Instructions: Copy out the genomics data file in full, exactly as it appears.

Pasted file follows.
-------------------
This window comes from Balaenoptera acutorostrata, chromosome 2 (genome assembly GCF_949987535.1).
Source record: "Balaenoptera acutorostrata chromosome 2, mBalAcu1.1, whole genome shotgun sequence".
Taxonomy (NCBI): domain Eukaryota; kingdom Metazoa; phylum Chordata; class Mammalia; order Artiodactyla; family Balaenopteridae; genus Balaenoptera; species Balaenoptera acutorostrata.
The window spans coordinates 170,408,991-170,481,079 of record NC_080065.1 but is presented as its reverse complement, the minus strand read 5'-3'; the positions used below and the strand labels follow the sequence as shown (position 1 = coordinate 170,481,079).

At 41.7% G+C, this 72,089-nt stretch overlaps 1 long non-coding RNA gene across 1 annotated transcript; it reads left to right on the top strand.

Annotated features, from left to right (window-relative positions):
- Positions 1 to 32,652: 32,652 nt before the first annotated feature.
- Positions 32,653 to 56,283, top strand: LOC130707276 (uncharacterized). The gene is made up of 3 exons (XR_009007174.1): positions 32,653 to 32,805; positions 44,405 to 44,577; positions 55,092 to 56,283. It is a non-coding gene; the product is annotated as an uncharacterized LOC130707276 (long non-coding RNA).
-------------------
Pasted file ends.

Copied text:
This window comes from Balaenoptera acutorostrata, chromosome 2 (genome assembly GCF_949987535.1).
Source record: "Balaenoptera acutorostrata chromosome 2, mBalAcu1.1, whole genome shotgun sequence".
Taxonomy (NCBI): domain Eukaryota; kingdom Metazoa; phylum Chordata; class Mammalia; order Artiodactyla; family Balaenopteridae; genus Balaenoptera; species Balaenoptera acutorostrata.
The window spans coordinates 170,408,991-170,481,079 of record NC_080065.1 but is presented as its reverse complement, the minus strand read 5'-3'; the positions used below and the strand labels follow the sequence as shown (position 1 = coordinate 170,481,079).

At 41.7% G+C, this 72,089-nt stretch overlaps 1 long non-coding RNA gene across 1 annotated transcript; it reads left to right on the top strand.

Annotated features, from left to right (window-relative positions):
- Positions 1 to 32,652: 32,652 nt before the first annotated feature.
- Positions 32,653 to 56,283, top strand: LOC130707276 (uncharacterized). The gene is made up of 3 exons (XR_009007174.1): positions 32,653 to 32,805; positions 44,405 to 44,577; positions 55,092 to 56,283. It is a non-coding gene; the product is annotated as an uncharacterized LOC130707276 (long non-coding RNA).